|Myristicaceae||Nicobar Islands, Malesia|
|Myxopyrum smilacifolium (Wall.) Blume||Oleaceae||Andaman-Nicobar Islands, Indian Subcontinent,
|Ochna integerrima (Lour.) Merr.||Ochnaceae||Andaman Islands, Northeast India, Southeast
|Pandanus andamanensium Kurz||Pandanaceae||Andaman-Nicobar Islands*|
| Pandanus tectorius Parkinson ex
|Pandanaceae||Andaman-Nicobar Islands, Indian Subcontinent|
|Parishia insignis Hook. f.||Anacardiaceae||Andaman Islands, Myanmar, Thailand, Malesia|
|Phoenix paludosa Roxb.||Arecaceae||Andaman-Nicobar Islands, Myanmar, Southeast
|Pinanga andamanensis Becc.||Aracaceae||Andaman Islands*|
|Pinanga manii Becc.||Arecaceae||Andaman-Nicobar Islands*|
|Piper betle L.||Piperaceae||Andaman-Nicobar Islands (wild status), Malesia,
|Piper ribesioides Wall.||Piperaceae||Andaman-Nicobar Islands, Myanmar, Malesia,|
|Piper sarmantosum Roxb.||Piperaceae||Andaman Islands, Northeast India, Malesia|
|Planchonia valida (Blume) Blume||Lecythidaceae||Andaman Islands, Southeast Asia|
|Podocarpus neriifolius D. Don||Podocarpaceae||Andaman Islands, Northeast India, China, Malesia|
|Polyalthia jenkensii (Hook.f.&
Thomson) Hook. f.& Thomson
|Annonaceae||Andaman Islands, northeast India, Indo-china,
|Pometia pinnata J.R.& G.Frost||Sapindaceae||Andaman-Nicobar Islands, Malesia|
|Pongamia pinnata (L.) Pierre||Fabaceae||Andaman-Nicobar Islands, Western Ghats, Indo-Malesian|
|Psychotria andamanica Kurz||Rubiaceae||Andaman-Nicobar Islands*|
|Pterygota alata (Roxb.) R. Br.||Sterculiaceae||Andaman- Nicobar Islands, Indian Subcontinent|
|Pterocarpus dalbergioides DC.||Fabaceae||Andaman Islands*|
|Pterospermum acerifolium (L.) Willd.
||Sterculiaceae||Andaman Islands, Indian Subcontinent|
|Rhopaloblaste augusta (Kurz) H. E.
|Saraca asoca (Roxb.) Willd.||Fabaceae||Andaman Islands, Indian Subcontinent|
|Sarcostigma kleinii Wight & Arn.||Icacinaceae||Andaman Islands, Western Ghats, Malesia|
|Schefflera venulosa (Wight &
|Araliaceae||Andaman Islands, Indian Subcontinent, Indo-China|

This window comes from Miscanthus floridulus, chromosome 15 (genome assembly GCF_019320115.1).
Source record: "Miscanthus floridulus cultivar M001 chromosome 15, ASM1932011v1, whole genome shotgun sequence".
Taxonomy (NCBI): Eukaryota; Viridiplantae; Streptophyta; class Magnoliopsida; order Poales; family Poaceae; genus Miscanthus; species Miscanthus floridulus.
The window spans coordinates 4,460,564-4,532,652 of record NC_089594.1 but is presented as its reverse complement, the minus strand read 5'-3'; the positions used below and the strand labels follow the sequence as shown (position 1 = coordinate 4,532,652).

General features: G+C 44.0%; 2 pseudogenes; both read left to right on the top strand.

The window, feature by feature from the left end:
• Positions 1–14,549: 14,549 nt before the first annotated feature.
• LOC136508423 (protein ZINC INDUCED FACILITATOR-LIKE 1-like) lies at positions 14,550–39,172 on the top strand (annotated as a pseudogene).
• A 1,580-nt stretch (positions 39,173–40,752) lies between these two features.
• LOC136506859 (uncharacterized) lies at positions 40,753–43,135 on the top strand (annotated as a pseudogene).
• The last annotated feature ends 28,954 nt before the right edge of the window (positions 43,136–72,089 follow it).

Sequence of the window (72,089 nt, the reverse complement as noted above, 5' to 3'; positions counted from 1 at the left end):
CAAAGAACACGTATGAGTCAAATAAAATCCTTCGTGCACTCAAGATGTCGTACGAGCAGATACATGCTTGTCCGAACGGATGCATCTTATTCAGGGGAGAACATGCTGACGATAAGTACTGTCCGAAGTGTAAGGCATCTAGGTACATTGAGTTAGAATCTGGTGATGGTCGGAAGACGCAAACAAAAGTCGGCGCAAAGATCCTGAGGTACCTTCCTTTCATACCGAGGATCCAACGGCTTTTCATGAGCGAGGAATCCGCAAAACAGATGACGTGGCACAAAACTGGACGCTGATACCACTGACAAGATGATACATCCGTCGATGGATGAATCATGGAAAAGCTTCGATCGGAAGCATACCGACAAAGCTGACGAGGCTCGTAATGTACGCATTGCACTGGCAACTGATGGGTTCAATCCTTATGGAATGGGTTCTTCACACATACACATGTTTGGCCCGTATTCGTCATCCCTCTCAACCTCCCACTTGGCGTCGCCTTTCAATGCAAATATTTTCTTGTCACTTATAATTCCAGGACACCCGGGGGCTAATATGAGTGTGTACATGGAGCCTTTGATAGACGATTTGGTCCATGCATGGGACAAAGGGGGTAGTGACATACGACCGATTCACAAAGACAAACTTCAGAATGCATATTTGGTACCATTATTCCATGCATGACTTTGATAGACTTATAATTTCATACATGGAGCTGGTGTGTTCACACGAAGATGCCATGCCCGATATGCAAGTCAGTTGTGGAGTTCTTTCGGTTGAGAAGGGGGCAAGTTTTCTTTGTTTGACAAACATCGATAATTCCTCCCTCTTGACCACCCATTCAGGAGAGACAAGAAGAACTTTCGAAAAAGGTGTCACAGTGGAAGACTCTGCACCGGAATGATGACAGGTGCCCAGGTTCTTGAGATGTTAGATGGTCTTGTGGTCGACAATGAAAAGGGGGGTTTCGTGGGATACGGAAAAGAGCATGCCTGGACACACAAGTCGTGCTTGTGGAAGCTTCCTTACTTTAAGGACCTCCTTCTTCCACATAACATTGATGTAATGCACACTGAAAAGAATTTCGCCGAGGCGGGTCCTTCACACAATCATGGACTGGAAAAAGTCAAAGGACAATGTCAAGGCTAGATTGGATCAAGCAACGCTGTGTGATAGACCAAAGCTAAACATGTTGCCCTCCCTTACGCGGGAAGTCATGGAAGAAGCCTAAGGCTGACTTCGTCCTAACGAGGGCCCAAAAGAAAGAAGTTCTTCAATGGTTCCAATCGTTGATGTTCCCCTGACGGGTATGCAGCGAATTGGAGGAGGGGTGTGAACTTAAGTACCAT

|Spathoglottis plicata Blume||Orchidaceae||Great Nicobar Islands, Malesia|
|Sphenodesme involucrata (C. Presl.)
B. L. Rob.
|Verbenaceae||Andaman Islands, Indian Subcontinent, Malesian|
|Strobilanthes glandulosa Kurz||Acanthaceae||Andaman-Nicobar Islands*|
|Strychnos andamanensis A. W. Hill||Loganiaceae||Andaman-Nicobar Islands*|
|Tabernaemontana crispa L.||Apocynaceae||Andaman-Nicobar Islands*|
|Terminalia bialata (Roxb.) Steud.||Combretaceae||Andaman-Nicobar Islands*|
|Terminalia procera Roxb.||Combretaceae||Andaman-Nicobar Islands*|
|Ternstroemia wallichiana Ridl.
||Ternstroemiaceae||Andaman-Nicobar Islands, Southeast Asia, Malesia|
|Thunbergia laurifolia Lindl.
||Acanthaceae||Andaman-Nicobar Islands, Myanmar (Tropics
|Tetracera sarmentosa (L.) Vahl.ssp.
|Dilleniaceae||Andaman-Nicobar Islands, Northeast India|
|Thottea sp.||Aristolochiaceae||Nicobar Islands|
|Thottea tomentosa (Blume) Ding Hou||Aristalochiaceae||Andaman-Nicobar Islands, Northeast India,
Southeast Asia, Malesia
|Syzygium andamanicum King (N. P.
|Syzygium cumini (L.) Skeels||Myrtaceae||Andaman Islands , Western Ghats*|
|Syzygium megacarpum (Craib) Rathakr.
& N.C. Nair
|Myrtaceae||Andaman-Nicobar islands, Northeast India,
|Syzygium samarangense (Bl.) Merr. & Perry
||Myrtaceae||Andaman-Nicobar Islands, Myanmar, Malesia|
|Thysanolaena latifolia (Roxb. ex
|Poaceae||Andaman-Nicobar Islands, Indian Subcontinent,
Eastwards to Southeast Asia
|Vanilla albida Blume||Orchidaceae||Andaman – Nicobar Islands, Malesia|
|Zanthoxylum ovalifolium Wight||Rutaceae||Andaman-Nicobar Islands, Indian Subcontinent,